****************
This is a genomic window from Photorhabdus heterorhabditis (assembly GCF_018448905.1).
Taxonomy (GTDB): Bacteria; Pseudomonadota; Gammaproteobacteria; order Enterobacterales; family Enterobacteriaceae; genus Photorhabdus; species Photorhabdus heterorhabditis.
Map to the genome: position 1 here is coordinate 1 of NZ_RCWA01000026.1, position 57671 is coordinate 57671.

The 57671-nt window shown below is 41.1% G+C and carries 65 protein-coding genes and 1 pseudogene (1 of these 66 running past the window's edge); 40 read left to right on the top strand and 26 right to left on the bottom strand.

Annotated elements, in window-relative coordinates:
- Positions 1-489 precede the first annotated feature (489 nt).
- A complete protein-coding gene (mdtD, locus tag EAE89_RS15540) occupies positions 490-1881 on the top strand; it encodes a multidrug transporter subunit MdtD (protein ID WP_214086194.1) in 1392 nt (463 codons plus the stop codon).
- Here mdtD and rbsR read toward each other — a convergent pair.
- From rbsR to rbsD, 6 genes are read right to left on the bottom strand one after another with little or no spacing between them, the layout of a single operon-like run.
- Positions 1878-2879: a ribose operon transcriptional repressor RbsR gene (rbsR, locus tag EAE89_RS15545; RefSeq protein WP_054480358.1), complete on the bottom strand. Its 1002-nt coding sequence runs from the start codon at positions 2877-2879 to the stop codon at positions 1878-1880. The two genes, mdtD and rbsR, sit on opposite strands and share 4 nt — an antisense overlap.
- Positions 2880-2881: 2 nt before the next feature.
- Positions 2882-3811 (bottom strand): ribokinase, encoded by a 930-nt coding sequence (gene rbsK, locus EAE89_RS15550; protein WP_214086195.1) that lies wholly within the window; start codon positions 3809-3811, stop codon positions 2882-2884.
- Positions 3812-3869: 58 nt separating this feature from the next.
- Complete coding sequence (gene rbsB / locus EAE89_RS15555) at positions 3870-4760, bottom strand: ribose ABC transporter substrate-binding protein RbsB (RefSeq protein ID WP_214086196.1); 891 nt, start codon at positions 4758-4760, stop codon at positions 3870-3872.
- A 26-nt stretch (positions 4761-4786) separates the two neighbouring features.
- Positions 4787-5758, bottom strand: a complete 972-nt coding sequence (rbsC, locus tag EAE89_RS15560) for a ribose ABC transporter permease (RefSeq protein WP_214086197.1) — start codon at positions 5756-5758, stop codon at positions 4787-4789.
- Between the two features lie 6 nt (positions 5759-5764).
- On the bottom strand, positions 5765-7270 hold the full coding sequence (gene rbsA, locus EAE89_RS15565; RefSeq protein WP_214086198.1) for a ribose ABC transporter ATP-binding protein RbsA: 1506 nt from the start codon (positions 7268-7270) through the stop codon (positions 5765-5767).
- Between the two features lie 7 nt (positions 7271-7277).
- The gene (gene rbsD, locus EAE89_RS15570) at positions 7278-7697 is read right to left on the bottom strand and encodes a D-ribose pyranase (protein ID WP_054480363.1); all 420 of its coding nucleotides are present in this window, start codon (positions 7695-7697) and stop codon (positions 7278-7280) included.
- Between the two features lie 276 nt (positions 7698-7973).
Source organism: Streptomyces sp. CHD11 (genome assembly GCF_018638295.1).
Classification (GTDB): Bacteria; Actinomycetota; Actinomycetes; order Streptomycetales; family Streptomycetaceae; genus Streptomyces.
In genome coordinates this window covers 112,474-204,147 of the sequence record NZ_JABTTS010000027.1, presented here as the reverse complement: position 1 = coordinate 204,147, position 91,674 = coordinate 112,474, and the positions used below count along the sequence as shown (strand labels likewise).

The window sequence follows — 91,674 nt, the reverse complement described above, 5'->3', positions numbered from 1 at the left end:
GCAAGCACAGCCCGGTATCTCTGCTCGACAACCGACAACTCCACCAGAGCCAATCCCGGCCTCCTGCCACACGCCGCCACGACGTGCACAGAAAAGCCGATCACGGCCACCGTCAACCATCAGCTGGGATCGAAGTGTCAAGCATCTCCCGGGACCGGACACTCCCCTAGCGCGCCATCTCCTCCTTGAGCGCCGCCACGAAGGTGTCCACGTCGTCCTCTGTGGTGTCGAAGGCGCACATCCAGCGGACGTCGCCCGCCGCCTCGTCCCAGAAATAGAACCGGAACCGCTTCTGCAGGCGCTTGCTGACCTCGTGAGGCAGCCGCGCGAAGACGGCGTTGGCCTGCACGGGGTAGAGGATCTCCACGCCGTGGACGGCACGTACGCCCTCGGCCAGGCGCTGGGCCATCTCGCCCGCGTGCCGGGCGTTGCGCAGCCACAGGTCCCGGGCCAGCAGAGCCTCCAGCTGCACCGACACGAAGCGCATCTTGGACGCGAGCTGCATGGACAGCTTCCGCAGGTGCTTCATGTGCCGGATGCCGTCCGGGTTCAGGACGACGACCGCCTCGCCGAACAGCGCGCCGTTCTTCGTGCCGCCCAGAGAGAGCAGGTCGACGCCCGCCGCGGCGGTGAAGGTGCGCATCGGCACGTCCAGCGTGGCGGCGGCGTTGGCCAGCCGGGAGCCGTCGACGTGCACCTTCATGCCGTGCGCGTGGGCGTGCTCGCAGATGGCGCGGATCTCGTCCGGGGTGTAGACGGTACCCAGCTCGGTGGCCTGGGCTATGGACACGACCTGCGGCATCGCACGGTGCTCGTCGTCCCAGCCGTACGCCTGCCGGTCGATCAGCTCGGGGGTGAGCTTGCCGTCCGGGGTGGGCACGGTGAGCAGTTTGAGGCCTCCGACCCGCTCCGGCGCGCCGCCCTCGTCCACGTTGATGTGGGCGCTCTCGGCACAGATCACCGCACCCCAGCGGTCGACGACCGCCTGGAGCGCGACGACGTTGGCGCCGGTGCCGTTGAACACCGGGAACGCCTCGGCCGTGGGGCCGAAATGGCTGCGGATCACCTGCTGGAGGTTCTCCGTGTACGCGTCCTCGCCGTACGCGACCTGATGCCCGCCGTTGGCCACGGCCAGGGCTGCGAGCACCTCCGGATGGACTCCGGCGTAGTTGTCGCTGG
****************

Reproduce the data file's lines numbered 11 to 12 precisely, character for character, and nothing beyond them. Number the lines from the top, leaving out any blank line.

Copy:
- Positions 2880-2881: 2 nt before the next feature.
- Positions 2882-3811 (bottom strand): ribokinase, encoded by a 930-nt coding sequence (gene rbsK, locus EAE89_RS15550; protein WP_214086195.1) that lies wholly within the window; start codon positions 3809-3811, stop codon positions 2882-2884.